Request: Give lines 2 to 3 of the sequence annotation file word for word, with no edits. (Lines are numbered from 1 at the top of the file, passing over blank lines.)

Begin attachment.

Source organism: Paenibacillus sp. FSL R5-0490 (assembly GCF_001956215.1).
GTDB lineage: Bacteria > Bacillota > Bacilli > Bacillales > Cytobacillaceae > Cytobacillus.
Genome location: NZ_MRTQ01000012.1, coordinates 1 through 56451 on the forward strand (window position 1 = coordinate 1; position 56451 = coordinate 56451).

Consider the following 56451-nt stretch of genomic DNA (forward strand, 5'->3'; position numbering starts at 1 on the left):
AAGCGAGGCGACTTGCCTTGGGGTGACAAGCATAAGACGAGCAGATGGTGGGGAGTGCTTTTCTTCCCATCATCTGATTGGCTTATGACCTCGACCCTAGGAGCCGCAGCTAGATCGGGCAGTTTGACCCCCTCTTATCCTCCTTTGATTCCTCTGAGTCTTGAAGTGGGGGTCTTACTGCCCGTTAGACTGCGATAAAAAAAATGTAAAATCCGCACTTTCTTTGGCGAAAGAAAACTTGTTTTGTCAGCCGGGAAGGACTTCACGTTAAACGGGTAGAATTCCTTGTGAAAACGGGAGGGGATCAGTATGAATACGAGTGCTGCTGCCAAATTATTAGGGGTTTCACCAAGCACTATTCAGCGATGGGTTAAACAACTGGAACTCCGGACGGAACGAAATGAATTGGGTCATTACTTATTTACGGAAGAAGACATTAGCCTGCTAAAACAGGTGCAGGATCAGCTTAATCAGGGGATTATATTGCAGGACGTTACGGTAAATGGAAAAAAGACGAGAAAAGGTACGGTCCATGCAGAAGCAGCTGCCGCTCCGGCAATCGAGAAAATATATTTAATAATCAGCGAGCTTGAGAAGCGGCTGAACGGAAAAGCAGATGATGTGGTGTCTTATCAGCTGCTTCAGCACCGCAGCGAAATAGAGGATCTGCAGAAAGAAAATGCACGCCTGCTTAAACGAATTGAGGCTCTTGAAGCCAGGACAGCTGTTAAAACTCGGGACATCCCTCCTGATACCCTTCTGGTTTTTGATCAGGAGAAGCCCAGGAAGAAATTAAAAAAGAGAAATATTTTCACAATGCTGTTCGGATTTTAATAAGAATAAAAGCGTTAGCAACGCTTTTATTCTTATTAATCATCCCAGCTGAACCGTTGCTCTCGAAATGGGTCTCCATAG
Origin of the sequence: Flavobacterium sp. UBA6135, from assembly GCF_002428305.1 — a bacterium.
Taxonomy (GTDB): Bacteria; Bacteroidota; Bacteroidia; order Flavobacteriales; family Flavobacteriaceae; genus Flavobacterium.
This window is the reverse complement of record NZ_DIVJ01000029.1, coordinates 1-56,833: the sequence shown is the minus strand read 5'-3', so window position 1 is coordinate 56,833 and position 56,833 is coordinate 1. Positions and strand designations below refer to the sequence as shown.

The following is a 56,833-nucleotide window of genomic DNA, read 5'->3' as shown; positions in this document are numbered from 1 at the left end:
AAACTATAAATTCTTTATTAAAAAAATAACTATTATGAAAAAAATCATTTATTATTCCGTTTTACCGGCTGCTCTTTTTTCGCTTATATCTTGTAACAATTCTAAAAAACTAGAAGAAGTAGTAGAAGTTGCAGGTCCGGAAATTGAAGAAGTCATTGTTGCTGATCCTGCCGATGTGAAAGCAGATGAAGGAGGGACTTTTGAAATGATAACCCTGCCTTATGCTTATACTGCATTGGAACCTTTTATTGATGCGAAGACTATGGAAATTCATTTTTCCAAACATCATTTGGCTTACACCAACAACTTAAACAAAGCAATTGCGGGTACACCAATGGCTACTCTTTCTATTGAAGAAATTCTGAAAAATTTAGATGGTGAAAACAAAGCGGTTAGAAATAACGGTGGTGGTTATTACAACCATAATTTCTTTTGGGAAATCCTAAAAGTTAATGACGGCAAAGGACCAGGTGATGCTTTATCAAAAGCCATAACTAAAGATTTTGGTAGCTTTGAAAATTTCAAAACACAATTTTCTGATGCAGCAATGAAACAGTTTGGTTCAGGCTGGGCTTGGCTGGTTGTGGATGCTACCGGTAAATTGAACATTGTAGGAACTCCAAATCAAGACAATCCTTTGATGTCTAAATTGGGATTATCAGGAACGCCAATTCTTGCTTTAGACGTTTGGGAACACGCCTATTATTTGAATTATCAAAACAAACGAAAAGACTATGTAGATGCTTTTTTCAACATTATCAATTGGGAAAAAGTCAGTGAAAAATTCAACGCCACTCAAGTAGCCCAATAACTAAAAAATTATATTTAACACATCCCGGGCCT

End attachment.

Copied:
GTDB lineage: Bacteria > Bacillota > Bacilli > Bacillales > Cytobacillaceae > Cytobacillus.
Genome location: NZ_MRTQ01000012.1, coordinates 1 through 56451 on the forward strand (window position 1 = coordinate 1; position 56451 = coordinate 56451).